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Alpha-lipoic acid is equally important for it will, along with selenium, raise glutathione levels. Along with selenium, ALA will help us deal with mercury that is polluting the body.
According to Jones and Cherian, an ideal heavy metal chelator should be able to enter the cell easily, chelate the heavy metal from its complex with metallothionein or other proteins, and increase the excretion of the metal without its redistribution to other organs or tissues. According to Dr. Lyn Patrick “ALA satisfies at least two of the above criteria; i.e. absorption into the intracellular environment and complexing metals previously bound to other sulfhydryl proteins. ALA, when found unbound in the circulation, is able to trap circulating heavy metals, thus preventing cellular damage caused by metal toxicity. The fact that free ALA crosses the blood brain barrier is significant because the brain readily accumulates lead and mercury, where these metals are stored intracellularly in glial tissue.”
Patrick goes on to say, “ALA has been shown to increase both intra-and extracellular levels of glutathione in cell cultures, human erythrocytes, glial cells, and peripheral blood lymphocytes. Increases in glutathione levels seen with ALA administration are not only from the reduction of oxidized glutathione (one of the functions of ALA) but also from the synthesis of glutathione.”
ALA is also beneficial in diabetes to treat and prevent the complications. It enhances glucose uptake in non-insulin-dependent diabetes (NIDDM), inhibits glycosylation (the abnormal attachment of sugar to protein), and has been used to improve diabetic nerve damage and reduce pain associated with that nerve damage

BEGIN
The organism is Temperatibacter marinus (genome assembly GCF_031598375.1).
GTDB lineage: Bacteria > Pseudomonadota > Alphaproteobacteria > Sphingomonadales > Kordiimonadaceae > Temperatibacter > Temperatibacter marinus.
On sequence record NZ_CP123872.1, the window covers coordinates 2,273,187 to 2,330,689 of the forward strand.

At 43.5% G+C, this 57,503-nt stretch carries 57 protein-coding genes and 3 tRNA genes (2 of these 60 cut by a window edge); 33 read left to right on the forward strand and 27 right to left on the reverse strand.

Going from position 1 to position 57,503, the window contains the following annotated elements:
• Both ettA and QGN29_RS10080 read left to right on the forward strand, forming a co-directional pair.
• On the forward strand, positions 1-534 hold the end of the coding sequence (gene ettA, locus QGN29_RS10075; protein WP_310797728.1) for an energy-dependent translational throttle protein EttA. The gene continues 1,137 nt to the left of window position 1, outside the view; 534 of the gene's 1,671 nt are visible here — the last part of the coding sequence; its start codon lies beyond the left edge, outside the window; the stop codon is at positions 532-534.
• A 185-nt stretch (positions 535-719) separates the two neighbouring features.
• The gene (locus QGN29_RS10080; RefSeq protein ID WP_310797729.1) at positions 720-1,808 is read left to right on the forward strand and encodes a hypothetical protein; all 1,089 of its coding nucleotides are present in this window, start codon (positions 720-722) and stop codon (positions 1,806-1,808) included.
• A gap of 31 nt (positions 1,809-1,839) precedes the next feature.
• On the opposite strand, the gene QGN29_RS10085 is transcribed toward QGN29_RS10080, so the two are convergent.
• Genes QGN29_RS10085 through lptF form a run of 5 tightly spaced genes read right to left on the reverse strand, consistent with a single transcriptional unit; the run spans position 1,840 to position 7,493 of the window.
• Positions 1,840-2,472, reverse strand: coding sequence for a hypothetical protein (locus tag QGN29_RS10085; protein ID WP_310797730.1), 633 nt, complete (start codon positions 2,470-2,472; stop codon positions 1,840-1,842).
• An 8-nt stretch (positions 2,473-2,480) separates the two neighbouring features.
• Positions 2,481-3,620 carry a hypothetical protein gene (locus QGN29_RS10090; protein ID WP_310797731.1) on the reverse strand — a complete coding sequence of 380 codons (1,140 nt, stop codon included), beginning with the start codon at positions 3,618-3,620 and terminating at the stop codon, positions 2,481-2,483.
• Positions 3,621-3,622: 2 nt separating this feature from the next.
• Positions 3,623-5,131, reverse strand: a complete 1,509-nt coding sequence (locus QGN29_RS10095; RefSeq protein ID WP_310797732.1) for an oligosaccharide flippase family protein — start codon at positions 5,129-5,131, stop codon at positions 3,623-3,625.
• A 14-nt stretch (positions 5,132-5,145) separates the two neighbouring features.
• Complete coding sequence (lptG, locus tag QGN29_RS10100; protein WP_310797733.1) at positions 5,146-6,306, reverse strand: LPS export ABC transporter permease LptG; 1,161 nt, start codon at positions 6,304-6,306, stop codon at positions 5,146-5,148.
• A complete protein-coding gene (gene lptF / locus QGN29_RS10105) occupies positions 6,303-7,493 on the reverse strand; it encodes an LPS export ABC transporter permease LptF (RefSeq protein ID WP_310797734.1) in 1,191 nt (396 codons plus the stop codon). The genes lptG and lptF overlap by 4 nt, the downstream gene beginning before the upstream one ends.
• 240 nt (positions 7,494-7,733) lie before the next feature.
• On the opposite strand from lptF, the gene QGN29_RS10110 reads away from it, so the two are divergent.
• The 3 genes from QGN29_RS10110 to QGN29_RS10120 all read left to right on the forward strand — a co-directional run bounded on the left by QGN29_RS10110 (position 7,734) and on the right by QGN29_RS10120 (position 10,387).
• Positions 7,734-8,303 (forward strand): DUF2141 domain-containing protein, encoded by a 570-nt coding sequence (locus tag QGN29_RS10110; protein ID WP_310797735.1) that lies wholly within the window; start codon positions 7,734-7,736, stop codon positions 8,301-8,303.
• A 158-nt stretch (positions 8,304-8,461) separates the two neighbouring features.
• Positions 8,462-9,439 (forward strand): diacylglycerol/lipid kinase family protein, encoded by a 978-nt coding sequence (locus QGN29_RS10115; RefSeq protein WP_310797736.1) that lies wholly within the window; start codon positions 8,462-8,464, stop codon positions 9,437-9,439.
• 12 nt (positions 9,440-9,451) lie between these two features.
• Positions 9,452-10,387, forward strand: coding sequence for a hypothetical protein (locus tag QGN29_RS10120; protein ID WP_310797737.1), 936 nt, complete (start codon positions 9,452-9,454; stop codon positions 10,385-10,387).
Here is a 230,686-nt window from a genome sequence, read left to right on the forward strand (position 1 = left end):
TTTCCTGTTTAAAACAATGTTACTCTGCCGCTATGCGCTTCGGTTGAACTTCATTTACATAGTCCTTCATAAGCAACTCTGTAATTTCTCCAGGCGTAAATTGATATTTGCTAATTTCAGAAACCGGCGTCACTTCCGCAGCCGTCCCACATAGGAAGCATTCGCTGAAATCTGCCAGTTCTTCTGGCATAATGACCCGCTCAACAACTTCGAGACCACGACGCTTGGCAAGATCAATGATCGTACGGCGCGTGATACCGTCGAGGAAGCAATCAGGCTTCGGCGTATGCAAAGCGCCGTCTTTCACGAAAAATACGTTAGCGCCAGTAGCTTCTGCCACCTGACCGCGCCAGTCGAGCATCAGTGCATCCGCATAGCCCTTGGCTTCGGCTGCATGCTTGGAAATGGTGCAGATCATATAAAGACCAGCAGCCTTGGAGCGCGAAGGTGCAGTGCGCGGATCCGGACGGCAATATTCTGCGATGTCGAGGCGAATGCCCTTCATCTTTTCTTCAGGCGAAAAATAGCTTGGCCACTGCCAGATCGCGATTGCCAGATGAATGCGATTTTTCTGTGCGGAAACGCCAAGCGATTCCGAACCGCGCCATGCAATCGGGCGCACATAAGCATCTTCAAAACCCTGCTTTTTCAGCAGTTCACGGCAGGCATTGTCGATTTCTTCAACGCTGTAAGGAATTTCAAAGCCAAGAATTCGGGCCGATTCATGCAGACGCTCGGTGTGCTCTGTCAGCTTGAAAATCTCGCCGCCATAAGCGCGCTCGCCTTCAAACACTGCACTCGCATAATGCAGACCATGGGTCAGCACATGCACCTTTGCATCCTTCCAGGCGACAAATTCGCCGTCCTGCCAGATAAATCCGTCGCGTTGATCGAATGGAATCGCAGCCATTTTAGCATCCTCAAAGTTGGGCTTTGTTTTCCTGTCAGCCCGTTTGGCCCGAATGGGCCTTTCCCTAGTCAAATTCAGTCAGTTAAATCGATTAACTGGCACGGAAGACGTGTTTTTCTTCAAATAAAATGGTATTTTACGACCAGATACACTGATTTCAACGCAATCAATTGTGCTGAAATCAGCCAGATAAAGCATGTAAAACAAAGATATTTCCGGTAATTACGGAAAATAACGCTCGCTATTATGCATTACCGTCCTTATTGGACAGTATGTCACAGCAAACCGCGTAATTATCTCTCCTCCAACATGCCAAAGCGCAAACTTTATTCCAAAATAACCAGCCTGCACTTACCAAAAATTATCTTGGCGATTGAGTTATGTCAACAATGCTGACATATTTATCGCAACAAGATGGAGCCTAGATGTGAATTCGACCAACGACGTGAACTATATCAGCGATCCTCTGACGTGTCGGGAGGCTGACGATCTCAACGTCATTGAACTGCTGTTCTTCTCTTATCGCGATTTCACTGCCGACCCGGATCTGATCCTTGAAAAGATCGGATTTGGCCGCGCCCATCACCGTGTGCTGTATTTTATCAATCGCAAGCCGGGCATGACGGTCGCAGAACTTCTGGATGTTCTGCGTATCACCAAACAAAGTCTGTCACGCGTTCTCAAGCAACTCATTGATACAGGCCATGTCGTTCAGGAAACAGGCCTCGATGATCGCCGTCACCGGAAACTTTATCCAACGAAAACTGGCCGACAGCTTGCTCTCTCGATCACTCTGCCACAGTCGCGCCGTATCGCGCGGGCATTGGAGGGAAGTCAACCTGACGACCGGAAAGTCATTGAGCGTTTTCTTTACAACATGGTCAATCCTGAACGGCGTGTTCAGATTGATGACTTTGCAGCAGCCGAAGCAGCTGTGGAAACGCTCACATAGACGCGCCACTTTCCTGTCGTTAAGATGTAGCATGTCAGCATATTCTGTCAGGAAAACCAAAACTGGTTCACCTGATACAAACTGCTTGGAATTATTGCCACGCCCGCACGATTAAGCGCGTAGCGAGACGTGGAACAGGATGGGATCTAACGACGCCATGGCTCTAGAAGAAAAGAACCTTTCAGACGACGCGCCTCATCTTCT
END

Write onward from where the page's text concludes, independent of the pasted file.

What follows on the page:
There is preliminary evidence that ALA, taken in the amount of 150-200mg daily for one month, improves visual function in people with glaucoma. ALA has been shown to inhibit the replication of the HIV virus in the test tube. ALA has been given to people who have eaten poison mushrooms, significantly increasing the survival rate. ALA is presently used in therapy for a variety of liver and kidney disorders due to free radical damage and has been used to treat cancer along with a pharmaceutical drug called Naltrexone. Dr. Burt Berkson reports evidence of pancreatic cancers with liver metastases recovering through ALA/Naltrexone treatment.
The amount of ALA used in research to improve diabetic neuropathies is 600-1800 mg per day and 200 mg per day for glaucoma. 200 mg per day is recommended for general antioxidant protection in healthy people.
Dosage: Because of its chelation effect, one should only cautiously exceed recommended dosages.